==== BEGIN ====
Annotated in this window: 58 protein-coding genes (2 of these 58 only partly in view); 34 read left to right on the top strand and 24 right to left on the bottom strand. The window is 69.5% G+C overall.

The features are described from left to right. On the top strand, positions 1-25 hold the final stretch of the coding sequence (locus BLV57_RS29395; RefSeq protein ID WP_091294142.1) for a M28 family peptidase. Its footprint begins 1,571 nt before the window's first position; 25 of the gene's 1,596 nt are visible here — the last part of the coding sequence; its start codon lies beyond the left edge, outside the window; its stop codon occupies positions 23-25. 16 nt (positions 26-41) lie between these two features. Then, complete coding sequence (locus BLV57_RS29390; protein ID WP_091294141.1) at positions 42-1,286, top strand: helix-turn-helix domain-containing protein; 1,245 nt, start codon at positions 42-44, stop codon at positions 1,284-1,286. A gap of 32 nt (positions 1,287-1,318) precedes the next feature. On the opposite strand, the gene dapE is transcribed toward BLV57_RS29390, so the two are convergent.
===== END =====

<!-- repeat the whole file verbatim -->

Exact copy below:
Annotated in this window: 58 protein-coding genes (2 of these 58 only partly in view); 34 read left to right on the top strand and 24 right to left on the bottom strand. The window is 69.5% G+C overall.

The features are described from left to right. On the top strand, positions 1-25 hold the final stretch of the coding sequence (locus BLV57_RS29395; RefSeq protein ID WP_091294142.1) for a M28 family peptidase. Its footprint begins 1,571 nt before the window's first position; 25 of the gene's 1,596 nt are visible here — the last part of the coding sequence; its start codon lies beyond the left edge, outside the window; its stop codon occupies positions 23-25. 16 nt (positions 26-41) lie between these two features. Then, complete coding sequence (locus BLV57_RS29390; protein ID WP_091294141.1) at positions 42-1,286, top strand: helix-turn-helix domain-containing protein; 1,245 nt, start codon at positions 42-44, stop codon at positions 1,284-1,286. A gap of 32 nt (positions 1,287-1,318) precedes the next feature. On the opposite strand, the gene dapE is transcribed toward BLV57_RS29390, so the two are convergent.